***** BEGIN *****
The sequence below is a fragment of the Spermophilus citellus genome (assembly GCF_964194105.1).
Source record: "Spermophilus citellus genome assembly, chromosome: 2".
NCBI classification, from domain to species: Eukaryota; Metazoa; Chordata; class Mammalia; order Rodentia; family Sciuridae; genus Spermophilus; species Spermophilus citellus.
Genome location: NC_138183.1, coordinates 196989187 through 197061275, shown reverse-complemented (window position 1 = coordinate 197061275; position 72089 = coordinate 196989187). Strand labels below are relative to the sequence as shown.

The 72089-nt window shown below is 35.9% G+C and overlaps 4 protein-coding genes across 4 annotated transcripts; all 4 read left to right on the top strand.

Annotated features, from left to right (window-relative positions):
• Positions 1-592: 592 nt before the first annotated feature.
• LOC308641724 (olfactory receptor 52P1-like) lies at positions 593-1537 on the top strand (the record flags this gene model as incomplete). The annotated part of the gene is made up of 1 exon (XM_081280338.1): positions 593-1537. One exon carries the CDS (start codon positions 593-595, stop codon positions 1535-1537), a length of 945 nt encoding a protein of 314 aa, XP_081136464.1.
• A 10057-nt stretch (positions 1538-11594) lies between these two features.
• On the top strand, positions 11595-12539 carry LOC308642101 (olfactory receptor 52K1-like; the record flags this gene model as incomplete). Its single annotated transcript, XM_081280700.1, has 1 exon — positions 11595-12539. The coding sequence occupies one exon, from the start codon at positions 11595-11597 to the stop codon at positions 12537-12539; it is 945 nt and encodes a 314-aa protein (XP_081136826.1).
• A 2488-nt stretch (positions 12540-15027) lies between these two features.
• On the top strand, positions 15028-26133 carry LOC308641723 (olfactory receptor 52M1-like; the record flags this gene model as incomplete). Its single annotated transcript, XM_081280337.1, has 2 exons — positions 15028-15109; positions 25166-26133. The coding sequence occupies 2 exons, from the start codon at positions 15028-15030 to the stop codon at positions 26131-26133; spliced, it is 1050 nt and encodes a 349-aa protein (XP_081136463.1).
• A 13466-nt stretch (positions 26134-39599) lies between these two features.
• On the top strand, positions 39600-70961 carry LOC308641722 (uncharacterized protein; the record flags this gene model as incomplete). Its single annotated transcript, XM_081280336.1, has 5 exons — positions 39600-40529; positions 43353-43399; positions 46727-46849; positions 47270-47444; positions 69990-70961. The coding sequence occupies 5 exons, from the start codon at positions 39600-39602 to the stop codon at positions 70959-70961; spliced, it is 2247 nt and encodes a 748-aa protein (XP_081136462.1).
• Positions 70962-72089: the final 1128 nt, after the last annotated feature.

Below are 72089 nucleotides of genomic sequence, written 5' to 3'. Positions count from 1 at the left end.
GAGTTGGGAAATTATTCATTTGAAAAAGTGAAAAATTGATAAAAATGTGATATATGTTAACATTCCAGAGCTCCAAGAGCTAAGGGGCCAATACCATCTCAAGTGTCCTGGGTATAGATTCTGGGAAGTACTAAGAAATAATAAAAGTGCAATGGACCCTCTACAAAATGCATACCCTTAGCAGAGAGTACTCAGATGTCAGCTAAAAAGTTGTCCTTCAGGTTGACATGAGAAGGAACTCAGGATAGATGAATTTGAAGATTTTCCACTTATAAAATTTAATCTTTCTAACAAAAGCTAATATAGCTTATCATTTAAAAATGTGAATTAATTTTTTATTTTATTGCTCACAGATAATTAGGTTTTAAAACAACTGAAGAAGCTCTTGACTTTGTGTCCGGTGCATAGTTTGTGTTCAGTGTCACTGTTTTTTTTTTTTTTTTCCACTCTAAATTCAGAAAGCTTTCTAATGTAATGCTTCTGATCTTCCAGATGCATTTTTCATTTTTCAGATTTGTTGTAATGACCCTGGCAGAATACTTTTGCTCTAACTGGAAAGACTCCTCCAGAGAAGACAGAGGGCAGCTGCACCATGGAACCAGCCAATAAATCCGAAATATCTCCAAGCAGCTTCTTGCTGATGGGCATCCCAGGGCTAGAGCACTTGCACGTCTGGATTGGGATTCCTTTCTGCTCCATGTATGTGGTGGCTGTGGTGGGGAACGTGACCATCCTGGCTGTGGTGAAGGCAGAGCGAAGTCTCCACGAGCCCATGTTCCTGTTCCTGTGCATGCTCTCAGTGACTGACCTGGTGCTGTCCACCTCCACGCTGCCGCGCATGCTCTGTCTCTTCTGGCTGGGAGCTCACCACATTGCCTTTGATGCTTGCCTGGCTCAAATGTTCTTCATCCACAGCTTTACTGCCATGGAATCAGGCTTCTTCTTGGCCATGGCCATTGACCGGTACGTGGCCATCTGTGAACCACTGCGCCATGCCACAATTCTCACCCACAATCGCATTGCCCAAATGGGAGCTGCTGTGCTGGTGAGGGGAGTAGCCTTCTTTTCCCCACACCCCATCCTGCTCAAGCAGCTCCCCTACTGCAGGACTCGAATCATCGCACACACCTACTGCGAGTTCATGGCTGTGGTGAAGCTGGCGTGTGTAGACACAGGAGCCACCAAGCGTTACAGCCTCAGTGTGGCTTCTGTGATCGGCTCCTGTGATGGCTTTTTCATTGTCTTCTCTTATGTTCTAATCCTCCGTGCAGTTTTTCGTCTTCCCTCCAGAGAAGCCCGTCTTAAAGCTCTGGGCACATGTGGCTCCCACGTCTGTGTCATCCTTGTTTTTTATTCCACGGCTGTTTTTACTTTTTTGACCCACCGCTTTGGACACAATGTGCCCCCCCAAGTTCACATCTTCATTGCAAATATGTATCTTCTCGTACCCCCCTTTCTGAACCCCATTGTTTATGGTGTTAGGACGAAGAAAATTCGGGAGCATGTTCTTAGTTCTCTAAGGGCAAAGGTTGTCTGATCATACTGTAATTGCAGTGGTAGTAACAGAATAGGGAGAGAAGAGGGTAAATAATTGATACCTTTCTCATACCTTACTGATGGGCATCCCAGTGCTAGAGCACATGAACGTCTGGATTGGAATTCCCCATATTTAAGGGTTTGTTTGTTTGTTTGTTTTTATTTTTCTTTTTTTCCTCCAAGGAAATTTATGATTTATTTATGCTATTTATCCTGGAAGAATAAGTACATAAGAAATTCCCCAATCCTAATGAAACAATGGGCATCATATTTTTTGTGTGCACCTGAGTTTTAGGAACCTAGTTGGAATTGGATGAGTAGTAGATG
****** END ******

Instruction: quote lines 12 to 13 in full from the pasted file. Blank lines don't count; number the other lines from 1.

• On the top strand, positions 15028-26133 carry LOC308641723 (olfactory receptor 52M1-like; the record flags this gene model as incomplete). Its single annotated transcript, XM_081280337.1, has 2 exons — positions 15028-15109; positions 25166-26133. The coding sequence occupies 2 exons, from the start codon at positions 15028-15030 to the stop codon at positions 26131-26133; spliced, it is 1050 nt and encodes a 349-aa protein (XP_081136463.1).
• A 13466-nt stretch (positions 26134-39599) lies between these two features.